The History of Apple Pie

An apple pie is a baked dish that includes sliced apples as its main filling ingredients. It can be served with cream, powdered sugar, cheddar cheese, or ice cream. It has a circular upper crust that can be solid or latticed with woven or crosswire pastry strips. Some bakers prefer to bake the bottom crust separately to prevent it from getting soggy.
It can also be made using different kinds of apples. Some of the popular cooking apples include Gala, Cortland, Bramley, Empire, Braeburn, and McIntosh. They can be fresh, canned, or dried. However, dried apples are only usually used when fresh fruit is not available. The filling of an apple pie generally includes butter, sugar, and cinnamon. There are times when lemon juice or nutmeg are added, and sometimes honey is used in place of sugar.
Apple pie is one of the signature comfort foods in the United States, and as well as the country’s unofficial symbol. But did you know that it did not originate in America? If you’d like to learn about where apple pie came from, read on as we’re giving you the history of apple pie.

Apple Pie Origin

King Richard II’s master cooks compiled recipes in a cookbook in 1930 called “The Forme of Cury.” In that book, the first known recorded recipe of apple pie was found, which was written by Samuel Pegge in 1381. In the Middle Ages, the apple pies differed significantly from the ones that most people bake at the present time. Back then, sugar was very expensive for a regular household. Therefore, fruits like figs, apples, raisins, and pears were the only sweeteners they use.
Another remarkable characteristic of the original apple pie is the crust. In the Middle Ages, it was a common practice to wrap food in a grain shell that can also be eaten. With that, most pastries in the 14th century, including apple pies, were placed in a grain container called a coffin, which means chest or box. It protected the contents from being spoiled, and it can also be used as a plate, which was convenient for sailors and soldiers.
By the early 16th century, the Dutch began to share the English love for apple pie. They added the lattice-style crust and crumbled toppings that modern Americans know and love. At the same time, the French created their own version of the apple pie, which used fewer ingredients. Unlike the Dutch apple pie, their version does not have a streusel topping but rather a layer of sweet bread crumbs.

Evolution of Apple Pie

The cultivation of sugar cane became widespread in the mid-16th century as it became more readily available in Europe. The access of bakers to sugar allowed them to experiment with various pastries. Soon after that, sweet and savory pies became available in different parts of Europe, including Germany, Italy, and France. Also, edible coffins added a new texture and taste to apple pies and other pastries. These increased the popularity of apple pies in Europe.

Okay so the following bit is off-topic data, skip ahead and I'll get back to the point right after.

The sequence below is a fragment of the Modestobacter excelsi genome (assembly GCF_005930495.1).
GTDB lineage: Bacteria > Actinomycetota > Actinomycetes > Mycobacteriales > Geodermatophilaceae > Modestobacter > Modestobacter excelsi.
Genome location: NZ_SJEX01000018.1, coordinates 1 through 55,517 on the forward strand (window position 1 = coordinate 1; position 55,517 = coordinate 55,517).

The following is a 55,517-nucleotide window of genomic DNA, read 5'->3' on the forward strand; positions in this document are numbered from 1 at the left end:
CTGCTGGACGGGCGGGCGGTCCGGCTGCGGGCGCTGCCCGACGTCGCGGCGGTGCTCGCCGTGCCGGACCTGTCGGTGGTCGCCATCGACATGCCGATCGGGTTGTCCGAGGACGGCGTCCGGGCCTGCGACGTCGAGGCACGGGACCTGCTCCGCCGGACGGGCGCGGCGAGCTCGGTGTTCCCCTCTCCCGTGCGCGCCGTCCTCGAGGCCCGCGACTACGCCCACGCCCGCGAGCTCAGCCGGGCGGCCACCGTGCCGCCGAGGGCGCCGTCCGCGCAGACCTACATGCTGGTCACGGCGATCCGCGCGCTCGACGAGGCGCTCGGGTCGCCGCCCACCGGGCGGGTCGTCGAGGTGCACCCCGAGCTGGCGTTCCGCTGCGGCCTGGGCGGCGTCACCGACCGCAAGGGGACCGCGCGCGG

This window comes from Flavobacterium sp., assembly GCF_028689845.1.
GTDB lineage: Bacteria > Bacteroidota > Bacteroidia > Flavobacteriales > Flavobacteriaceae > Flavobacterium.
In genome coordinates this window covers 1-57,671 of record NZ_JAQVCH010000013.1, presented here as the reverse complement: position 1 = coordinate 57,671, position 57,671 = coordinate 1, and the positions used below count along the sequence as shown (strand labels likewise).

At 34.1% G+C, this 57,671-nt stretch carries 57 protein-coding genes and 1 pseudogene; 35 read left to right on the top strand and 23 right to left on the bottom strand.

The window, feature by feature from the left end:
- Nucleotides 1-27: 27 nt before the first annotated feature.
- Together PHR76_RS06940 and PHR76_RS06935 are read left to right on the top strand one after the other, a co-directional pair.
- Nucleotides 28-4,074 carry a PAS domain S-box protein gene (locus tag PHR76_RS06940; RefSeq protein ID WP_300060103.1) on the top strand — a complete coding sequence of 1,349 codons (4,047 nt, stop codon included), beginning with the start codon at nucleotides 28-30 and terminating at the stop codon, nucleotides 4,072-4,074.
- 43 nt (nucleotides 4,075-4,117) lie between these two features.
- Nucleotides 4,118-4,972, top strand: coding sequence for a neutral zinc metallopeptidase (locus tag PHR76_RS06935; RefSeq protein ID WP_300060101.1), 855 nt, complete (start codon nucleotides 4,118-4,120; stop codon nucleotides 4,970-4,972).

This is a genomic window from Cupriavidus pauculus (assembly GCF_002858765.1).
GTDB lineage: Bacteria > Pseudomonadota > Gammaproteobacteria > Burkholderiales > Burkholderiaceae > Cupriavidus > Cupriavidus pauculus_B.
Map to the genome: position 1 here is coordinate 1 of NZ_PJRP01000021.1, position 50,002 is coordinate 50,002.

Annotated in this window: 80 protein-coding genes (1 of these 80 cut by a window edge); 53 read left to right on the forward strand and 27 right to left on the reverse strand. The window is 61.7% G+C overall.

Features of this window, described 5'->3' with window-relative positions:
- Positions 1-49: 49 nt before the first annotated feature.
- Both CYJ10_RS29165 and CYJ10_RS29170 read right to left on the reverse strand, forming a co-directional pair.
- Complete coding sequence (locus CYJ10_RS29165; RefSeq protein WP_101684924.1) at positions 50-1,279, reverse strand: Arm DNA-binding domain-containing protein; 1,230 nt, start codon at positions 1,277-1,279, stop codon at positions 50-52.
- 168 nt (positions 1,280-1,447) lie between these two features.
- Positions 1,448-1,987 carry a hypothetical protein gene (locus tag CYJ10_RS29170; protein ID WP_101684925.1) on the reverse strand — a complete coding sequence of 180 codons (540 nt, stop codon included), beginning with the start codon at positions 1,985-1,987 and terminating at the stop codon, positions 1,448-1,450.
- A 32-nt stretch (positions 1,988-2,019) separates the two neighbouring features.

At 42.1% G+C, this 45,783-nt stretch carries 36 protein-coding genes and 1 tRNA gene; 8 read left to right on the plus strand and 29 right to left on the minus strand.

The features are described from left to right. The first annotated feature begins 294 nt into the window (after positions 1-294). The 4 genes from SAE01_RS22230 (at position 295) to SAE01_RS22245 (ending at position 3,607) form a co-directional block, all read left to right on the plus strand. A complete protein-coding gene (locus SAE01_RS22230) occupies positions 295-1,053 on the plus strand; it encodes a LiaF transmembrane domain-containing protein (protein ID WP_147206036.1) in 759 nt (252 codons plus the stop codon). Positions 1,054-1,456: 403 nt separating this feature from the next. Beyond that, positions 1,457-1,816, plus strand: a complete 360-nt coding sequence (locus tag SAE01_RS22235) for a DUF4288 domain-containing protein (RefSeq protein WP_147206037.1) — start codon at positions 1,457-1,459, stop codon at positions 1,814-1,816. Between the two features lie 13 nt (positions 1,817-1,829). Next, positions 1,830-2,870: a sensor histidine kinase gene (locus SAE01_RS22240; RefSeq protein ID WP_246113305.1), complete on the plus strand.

The love of people for apple pies was evident in the literature during those times. In 1590, there was a work titled Arcadia by an English dramatist named Robert Greene, wherein he complimented his lady friend by saying, “Thy breath is like the steam of apple pies.”

Introduction of Apple Pie in America

The first colony at Jamestown, Virginia, was first established by England in 1607. After 13 years, the pilgrims, who founded Plymouth, Massachusetts, arrived in 1620. When they first arrived in America, the only indigenous tree of the Malus genus they could find was the crab apple. They found it to be a far cry from the apples that they usually had eaten back home, as crab apples were too sour to eat and were smaller.
During colonial times, the first European explorers did not eat apples but instead used them in making the alcoholic variety of cider. The solution was to transport apples from Europe through tree cuttings and seeds. The initial problem was pollination, which made it difficult for the trees in North America to bear fruit. But this was solved when European honey bees were introduced. After that, colonists began growing their own domesticated apples in the country.

The Growth of Apple Pies

In the 18th and 19th centuries, settlers populated their lands with apple trees to make sure that they have a steady supply of apples for making cider. In addition to that, planting apple trees allowed them to meet the requirements for preserving a land claim. Different kinds of apple pies became popular during the 1799s, including Marlborough pudding and apple pudding.
Amelia Simmons included an apple pie recipe in her cookbook in 1796. She also included recipes for buttered apple pie and Marlborough pudding. Her recipes contributed largely to the popularity of apple pie in America during the Civil War era.
However, at the end of the 18th century, settlers who owned lands in the Northwest Territory had issues transporting apple tree seedlings to their farms. But it was solved by John Chapman or Johnny Appleseed by planting apple trees in favorable soil near areas where the government granted land claims. He started his business towards the end of the 18th century. He planted lots of apple trees in Indiana, Pennsylvania, and Ohio. That was why he earned the nickname Johnny Appleseed. When the 1800s came, America had 14,000 varieties of apple, which made apple pies even more popular.


It is amazing to know that apple pies have existed since the Middle Ages. Since it was introduced in the United States, it has ingratiated itself in the culture of the English-speaking world. Even though the world today is growing increasingly health-conscious, the sales of apple pies do not decline. In fact, each year, grocery stores in the United States can sell around 186 million pies. And based on a survey done by the American Pie Council, one in five Americans prefers to eat apple pie. We hope this helped you learn more about the fascinating apple pie history.